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In the early days of the Internet, my then-CEO had no problems selling a complete copy of our proprietary database in lieu of the normal subscription fee. When I asked him why he was willing to do so, he smiled and said “It will be worthless in a year. There’s no way they can maintain it.” The core competency of the company, I realized, wasn’t the information itself, but rather the way it was managed.

The same applies for requirements.

Believe it or not, gathering accurate requirements is only a small part of the requirements process, and arguably not even the most important part. Rather, I believe how we manage those requirements is the core competency of a truly revolutionary product development experience. The catalyst for revolutionary requirements management is very easy to describe but hard to do: Traceability.

Traceability is a simple enough concept: requirements have associations to business objectives, related requirements, and interdependencies. Without traceability, a single requirement change can render otherwise accurate requirements unusable, especially if there are many dependencies to that requirement.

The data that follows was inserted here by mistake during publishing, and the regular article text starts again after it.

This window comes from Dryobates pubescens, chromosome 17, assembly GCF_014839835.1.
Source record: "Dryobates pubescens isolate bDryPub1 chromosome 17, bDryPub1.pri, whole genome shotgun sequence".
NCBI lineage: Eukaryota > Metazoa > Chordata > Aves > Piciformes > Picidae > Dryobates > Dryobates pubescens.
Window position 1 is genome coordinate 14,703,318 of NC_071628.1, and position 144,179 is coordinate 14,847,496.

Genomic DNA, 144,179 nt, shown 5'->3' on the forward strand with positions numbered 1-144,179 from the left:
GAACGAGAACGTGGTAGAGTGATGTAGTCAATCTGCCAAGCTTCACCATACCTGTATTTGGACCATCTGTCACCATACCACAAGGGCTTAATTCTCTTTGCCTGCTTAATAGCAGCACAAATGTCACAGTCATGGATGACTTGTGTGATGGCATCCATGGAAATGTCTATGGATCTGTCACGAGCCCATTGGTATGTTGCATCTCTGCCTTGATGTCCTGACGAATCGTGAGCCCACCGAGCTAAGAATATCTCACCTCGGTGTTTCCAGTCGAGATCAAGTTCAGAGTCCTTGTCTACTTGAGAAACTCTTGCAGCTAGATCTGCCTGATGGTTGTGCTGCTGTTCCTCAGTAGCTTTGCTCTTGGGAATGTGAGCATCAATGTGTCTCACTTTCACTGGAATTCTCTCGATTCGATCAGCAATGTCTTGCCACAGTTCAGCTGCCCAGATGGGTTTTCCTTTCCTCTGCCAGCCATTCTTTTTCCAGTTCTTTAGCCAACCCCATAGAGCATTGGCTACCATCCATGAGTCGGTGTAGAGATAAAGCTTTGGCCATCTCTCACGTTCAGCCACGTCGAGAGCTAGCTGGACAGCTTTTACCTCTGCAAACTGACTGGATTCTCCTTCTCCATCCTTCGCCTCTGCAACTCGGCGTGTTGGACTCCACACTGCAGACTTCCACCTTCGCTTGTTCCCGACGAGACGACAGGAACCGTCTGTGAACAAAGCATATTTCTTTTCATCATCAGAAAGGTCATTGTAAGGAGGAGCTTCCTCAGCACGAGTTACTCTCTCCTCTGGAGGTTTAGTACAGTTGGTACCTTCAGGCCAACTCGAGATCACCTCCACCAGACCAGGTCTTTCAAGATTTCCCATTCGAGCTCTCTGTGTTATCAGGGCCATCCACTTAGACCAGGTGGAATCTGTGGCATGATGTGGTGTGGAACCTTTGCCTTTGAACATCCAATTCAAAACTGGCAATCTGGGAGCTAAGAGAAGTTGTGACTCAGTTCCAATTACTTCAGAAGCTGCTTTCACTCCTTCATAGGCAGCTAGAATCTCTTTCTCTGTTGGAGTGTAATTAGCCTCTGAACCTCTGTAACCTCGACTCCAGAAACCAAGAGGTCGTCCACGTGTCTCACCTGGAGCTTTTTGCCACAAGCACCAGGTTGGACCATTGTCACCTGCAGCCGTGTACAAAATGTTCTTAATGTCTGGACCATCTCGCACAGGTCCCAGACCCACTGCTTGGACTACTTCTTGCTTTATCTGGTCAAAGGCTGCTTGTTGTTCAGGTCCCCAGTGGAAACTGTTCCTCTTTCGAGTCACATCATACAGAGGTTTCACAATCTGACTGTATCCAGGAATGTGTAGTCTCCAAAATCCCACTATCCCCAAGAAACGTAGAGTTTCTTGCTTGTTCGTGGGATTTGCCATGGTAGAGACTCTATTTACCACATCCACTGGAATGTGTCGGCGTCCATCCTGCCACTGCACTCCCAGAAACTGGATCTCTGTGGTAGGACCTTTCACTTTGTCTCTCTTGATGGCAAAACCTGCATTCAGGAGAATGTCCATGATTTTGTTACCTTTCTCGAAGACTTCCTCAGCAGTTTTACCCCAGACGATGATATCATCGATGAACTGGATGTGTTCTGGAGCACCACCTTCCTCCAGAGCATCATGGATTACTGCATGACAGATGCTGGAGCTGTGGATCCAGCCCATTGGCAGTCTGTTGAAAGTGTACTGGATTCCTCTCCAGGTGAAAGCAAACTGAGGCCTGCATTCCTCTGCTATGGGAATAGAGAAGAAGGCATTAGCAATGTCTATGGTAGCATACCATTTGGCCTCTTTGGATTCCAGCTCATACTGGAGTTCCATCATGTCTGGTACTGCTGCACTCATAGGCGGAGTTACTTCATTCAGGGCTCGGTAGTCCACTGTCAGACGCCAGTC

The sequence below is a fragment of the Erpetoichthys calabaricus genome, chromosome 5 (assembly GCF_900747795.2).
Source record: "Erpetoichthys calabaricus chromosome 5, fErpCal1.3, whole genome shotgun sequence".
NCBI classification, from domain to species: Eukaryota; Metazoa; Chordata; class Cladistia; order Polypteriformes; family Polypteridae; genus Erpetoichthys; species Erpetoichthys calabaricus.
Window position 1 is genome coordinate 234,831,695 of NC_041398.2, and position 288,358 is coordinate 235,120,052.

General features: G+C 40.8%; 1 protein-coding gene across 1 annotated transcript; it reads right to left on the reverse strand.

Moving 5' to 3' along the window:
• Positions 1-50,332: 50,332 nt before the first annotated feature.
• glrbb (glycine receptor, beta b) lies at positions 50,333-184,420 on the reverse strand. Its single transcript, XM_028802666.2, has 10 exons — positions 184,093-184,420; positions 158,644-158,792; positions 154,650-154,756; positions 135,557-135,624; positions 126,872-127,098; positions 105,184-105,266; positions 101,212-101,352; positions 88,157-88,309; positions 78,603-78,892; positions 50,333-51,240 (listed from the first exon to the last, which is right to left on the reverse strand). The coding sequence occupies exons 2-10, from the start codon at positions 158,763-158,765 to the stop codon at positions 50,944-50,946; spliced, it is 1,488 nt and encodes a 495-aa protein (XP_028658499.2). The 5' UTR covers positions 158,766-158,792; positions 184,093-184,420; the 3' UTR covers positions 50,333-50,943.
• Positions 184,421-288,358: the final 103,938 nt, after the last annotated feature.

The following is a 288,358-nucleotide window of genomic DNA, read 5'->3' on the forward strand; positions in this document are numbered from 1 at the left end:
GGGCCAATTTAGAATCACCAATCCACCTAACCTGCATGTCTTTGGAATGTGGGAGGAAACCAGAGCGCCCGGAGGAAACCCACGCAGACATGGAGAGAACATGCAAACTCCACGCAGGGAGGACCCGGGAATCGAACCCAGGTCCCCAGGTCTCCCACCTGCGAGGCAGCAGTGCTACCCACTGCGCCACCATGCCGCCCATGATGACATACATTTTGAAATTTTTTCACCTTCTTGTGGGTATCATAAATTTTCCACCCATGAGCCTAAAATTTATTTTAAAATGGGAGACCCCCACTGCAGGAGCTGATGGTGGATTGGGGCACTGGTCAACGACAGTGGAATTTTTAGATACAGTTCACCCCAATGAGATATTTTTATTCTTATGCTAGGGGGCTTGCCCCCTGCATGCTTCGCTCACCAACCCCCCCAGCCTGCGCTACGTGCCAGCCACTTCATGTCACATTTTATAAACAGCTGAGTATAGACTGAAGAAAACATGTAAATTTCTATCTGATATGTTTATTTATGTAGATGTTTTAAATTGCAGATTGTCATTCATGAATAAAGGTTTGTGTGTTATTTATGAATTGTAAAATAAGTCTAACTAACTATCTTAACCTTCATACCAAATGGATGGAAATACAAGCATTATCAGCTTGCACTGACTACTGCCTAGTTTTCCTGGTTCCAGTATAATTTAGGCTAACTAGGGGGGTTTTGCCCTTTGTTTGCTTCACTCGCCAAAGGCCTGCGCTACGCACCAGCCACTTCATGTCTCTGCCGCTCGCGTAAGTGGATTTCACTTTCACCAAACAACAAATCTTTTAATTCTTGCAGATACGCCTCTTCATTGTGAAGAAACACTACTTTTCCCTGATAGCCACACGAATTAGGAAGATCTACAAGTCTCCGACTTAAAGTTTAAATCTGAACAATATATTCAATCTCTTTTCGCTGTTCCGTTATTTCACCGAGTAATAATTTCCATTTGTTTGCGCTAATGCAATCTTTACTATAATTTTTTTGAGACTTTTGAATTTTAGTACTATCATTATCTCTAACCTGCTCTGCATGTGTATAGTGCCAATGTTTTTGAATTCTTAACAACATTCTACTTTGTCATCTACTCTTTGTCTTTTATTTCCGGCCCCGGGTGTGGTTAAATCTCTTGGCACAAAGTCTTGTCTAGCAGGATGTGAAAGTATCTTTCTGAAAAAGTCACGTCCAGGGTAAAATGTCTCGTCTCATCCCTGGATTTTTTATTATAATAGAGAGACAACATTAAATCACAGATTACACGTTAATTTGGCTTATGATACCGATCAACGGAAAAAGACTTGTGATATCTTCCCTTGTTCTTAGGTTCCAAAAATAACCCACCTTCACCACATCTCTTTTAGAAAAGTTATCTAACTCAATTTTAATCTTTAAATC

Traceability is important because it enables:

  • Project Success Metrics
  • Automation of Project Change
  • Change Impact Measurement
  • Testability

All of which are keystones to presenting information required to make smart decisions, tools to automate requirement changes, and maintaining focus on the business objectives (aka “Now why are we doing this, again?”).

Sounds easy enough, right? Unfortunately, if traceability is not part of the plan from the beginning, it can be almost impossible to implement after the fact. Indeed, many requirement documentation efforts start with excellent requirements only to fall apart in short order when the first major revisions are made (and even more so if the original business objectives fade from memory).

This is why requirement management tools can be so powerful, by enforcing traceability from the start, and providing an easier, automated method to add in the missing parts. Think about how you will modify and manage your requirements the next time you decide on getting a “head start” in lieu of establishing clear, measurable business objectives.

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